Bonding agents and hardeners can also be applied with a brush or sprayed directly onto affected mortar, making it far more difficult for bees to penetrate.
Silicon sealant is also effective around window and door frames.
Timber frames that have started to rot might need to be re-mediated or replaced for control measures to be effective as the timber is no match for the mason bees powerful mandibles.
Don’t fall for the conservation advice. Buying alternative accommodation for the bees in the form of bee houses full of ready-made bamboo, reed and straw holes, will offer no guarantee that these bees will not eventually migrate onto the adjoining mortar.
For best results, place these bee houses away from the main building where they can do all their good stuff without being tempted by your property!
Getting Rid Of Masonry Bees – is it legal?
Yes – The damage caused, makes them a pest of economic importance – they have no legal protection, so don’t fall the advice found online to the contrary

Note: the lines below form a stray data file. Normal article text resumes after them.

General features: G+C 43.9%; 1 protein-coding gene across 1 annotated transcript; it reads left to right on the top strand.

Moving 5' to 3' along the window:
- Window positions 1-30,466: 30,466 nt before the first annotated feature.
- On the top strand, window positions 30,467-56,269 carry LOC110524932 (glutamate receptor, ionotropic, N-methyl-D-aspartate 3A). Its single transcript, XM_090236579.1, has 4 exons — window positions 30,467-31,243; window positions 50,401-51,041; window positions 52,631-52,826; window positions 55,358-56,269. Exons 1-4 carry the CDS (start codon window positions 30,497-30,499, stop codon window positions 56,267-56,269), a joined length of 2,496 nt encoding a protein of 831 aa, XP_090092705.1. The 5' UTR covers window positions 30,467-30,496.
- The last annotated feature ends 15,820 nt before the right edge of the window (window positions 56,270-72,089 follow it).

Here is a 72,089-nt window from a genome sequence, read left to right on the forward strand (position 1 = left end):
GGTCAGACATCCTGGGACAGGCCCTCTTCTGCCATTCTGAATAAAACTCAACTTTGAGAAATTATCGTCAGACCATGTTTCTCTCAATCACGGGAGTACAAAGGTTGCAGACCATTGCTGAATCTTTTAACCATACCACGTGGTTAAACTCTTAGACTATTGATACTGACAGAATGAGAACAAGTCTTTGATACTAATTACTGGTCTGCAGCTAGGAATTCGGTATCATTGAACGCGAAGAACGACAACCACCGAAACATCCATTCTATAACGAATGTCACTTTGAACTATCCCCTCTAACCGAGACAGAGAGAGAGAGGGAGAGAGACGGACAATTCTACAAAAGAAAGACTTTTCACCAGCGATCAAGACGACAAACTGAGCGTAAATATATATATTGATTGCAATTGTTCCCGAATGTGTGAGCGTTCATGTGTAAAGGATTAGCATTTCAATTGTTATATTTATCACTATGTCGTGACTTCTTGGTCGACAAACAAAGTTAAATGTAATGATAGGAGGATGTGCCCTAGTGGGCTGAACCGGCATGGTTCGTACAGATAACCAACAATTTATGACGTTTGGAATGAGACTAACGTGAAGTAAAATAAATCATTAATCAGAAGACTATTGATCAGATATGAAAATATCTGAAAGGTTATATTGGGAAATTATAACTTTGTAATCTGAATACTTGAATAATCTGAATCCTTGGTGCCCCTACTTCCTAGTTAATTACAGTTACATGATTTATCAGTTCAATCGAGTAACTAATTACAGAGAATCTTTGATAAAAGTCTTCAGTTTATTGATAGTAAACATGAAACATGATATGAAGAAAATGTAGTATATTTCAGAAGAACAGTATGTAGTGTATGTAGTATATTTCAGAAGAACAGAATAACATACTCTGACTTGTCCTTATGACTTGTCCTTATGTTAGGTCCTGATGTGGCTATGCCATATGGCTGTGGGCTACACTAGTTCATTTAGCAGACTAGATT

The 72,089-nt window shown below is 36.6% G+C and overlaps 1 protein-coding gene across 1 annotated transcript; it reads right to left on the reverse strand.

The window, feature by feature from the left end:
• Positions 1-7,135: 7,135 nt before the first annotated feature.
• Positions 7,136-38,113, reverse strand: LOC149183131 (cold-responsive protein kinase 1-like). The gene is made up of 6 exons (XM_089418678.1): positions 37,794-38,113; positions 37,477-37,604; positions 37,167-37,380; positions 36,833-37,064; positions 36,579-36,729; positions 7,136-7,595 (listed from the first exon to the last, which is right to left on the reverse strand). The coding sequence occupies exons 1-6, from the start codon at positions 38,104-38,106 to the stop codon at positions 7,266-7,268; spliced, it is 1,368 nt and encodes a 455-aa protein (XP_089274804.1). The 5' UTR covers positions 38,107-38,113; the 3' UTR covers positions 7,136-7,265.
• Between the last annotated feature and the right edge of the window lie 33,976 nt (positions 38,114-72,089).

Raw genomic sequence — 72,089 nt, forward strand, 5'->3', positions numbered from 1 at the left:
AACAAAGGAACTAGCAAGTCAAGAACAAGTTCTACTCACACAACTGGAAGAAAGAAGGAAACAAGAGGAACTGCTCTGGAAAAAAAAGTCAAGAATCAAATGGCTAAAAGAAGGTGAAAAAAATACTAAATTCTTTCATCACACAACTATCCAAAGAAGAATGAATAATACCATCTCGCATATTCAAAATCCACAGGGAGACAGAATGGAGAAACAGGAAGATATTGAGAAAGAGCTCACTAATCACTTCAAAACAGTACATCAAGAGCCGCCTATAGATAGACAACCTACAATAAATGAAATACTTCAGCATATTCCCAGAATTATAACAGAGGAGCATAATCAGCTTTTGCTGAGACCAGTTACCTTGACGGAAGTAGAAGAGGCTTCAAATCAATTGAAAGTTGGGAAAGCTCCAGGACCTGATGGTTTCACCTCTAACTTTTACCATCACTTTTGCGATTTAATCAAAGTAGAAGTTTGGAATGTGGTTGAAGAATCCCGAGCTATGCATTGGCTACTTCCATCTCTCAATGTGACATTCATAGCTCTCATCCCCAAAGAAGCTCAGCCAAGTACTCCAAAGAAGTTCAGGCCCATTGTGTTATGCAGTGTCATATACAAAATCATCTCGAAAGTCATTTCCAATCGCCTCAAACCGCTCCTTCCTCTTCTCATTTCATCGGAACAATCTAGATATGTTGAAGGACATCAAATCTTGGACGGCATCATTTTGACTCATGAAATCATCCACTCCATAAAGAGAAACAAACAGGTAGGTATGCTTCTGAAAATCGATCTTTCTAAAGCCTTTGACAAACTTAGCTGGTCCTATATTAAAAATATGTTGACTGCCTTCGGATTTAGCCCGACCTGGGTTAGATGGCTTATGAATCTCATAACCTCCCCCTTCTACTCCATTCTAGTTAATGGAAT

As we have always maintained, the use of pesticides should be seen as a last resort as these chemicals are non-specific in action, meaning they kill almost all species of insect – good and bad! For this reason, you should always seek accredited professional advice.
Common Places Masonry Bees Nest
Masonry Bees Are Common In Window Frames and UPVC window Vents.
Each cell within the brood chamber contains one, but sometimes three eggs that hatch into larvae and develop over the coming six to twelve months, to emerge in the autumn or following spring.
Usually, we see around six to ten cells, but these are not always the work of one female so estimates and actual numbers can be highly variable depending on factors that include, climate, food availability and population density.
Do Masonry Bees Produce Honey?
No – They are solitary, not social and are different in many ways to Honey Bees. Because mason bees are not active as a colony, the social machinery is not available to produce honey at scale.
Instead, mason bees collect pollen and create cells with mud in suitable cavities, like those pictured above.